Variability Timescales in the M87 Jet: Signatures of E Squared Losses, Discovery of a Quasi-period in HST-1, and the Site of TeV Flaring
We investigate the variability timescales in the jet of M87 with two goals. The first is to use the rise times and decay times in the radio, ultraviolet and X-ray lightcurves of HST-1 to constrain the source size and the energy loss mechanisms affecting the relativistic electron distributions. We find clear evidence for a frequency-dependent decrease in the synchrotron flux being consistent with E squared energy losses (i.e. synchrotron and inverse Compton). Assuming that these result predominantly from synchrotron cooling, we derive a value of 1 mG for the average magnetic field strength of the HST-1 emission region, a value consistent with previous estimates of the equipartition field. In the process of analyzing the first derivative of the X-ray light curve of HST-1, we discovered a quasi-periodic oscillation which was most obvious in 2003 and 2004 prior to the major flare. The four cycles observed have a period of order 6 months. The second goal is to search for evidence of differences in the X-ray variability timescales of the unresolved nuclear region (diameter < 0.6") and of HST-1, the first jet knot clearly resolved by Chandra. These features, separated by more than 60 pc, are the two chief contenders for the origin of the TeV variable emissions observed by HESS in 2005 and by MAGIC and VERITAS in 2008. The X-ray variability of the nucleus appears to be at least twice more rapid than that of HST-1. However, the shortest nuclear ariability timescale we can claim from the Chandra data (<=20 days) is still significantly longer than the shortest TeV variability of M87 reported by the HESS and MAGIC telescopes (1-2 days). Work at SAO was supported by NASA grants GO7-8119X and GO8-9116X.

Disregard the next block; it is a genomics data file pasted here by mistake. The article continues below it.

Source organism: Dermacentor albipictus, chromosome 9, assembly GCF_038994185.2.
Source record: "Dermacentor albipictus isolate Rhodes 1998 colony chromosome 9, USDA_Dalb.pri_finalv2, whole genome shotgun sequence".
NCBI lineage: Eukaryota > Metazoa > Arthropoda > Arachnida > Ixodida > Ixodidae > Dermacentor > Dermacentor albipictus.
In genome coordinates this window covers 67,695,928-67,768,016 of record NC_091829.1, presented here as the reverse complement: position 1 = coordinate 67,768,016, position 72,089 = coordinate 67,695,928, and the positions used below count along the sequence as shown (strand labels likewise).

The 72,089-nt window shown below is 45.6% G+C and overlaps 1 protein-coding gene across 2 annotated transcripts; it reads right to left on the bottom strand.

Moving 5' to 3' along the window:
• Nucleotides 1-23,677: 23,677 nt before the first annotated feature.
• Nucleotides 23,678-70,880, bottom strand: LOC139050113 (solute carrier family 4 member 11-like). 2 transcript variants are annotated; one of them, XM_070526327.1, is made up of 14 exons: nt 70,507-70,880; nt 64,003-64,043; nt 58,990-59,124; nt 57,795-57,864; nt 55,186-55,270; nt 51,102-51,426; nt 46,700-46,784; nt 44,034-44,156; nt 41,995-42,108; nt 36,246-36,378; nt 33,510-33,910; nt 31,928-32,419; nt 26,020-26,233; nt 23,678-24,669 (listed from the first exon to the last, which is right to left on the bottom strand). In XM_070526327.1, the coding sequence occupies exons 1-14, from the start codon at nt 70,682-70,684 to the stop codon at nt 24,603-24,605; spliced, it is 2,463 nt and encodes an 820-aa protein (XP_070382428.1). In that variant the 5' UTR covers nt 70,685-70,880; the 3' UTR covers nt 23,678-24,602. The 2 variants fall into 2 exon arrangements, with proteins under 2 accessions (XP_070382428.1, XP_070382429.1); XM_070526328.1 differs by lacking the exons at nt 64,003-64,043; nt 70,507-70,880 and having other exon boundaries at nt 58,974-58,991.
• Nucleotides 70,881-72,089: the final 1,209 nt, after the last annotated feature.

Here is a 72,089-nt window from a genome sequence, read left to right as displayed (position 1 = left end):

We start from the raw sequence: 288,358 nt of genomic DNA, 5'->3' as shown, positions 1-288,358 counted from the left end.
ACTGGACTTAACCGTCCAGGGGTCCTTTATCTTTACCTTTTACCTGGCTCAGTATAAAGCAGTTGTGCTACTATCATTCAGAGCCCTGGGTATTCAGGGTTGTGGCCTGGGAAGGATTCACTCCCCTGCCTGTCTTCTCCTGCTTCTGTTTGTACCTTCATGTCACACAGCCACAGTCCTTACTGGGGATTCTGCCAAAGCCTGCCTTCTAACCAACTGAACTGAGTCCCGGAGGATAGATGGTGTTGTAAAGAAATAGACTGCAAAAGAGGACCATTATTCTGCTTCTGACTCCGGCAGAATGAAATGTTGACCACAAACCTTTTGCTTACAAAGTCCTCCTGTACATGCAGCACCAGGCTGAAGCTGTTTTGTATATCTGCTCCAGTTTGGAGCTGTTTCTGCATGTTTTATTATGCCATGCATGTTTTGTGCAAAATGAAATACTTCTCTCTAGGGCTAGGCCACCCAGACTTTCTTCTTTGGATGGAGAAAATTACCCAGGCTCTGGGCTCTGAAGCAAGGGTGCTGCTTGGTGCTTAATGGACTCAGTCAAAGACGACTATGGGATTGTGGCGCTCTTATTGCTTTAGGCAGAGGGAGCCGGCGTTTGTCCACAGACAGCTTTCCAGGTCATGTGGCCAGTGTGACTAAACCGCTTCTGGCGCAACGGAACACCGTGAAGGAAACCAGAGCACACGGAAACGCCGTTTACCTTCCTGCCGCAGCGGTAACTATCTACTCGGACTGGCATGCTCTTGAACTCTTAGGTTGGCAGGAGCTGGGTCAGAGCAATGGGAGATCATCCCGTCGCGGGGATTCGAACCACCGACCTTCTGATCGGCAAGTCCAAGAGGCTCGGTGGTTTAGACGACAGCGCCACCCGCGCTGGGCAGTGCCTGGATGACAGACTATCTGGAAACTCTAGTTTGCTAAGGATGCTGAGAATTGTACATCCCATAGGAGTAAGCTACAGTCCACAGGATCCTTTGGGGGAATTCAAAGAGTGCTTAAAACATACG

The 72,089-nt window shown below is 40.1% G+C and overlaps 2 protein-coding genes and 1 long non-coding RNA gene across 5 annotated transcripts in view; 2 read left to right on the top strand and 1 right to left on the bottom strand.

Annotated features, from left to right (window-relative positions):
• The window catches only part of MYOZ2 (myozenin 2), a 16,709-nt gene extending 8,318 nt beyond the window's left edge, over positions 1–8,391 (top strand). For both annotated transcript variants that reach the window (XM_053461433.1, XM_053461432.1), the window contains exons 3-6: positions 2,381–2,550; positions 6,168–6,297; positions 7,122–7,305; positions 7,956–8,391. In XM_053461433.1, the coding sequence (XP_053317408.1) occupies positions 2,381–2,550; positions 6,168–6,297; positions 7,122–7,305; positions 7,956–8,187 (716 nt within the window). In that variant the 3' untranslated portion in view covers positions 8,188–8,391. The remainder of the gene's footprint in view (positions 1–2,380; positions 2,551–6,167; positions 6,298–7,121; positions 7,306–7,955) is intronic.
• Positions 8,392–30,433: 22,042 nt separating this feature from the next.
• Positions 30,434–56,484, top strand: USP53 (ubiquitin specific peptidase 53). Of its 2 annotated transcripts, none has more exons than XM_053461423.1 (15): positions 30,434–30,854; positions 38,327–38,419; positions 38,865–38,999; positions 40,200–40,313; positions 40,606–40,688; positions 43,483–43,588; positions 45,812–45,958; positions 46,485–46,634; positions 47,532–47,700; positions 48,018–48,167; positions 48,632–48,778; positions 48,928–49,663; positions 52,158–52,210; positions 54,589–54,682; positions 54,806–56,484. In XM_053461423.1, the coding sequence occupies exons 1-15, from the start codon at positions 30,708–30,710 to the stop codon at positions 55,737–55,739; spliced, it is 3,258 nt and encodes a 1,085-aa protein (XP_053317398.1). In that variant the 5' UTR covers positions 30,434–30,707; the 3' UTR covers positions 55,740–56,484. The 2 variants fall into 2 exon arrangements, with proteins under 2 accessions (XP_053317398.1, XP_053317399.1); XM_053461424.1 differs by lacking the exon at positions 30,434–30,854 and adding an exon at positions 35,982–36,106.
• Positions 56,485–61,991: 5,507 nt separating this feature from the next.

American Astronomical Society Meeting Abstracts #213
- Pub Date:
- January 2009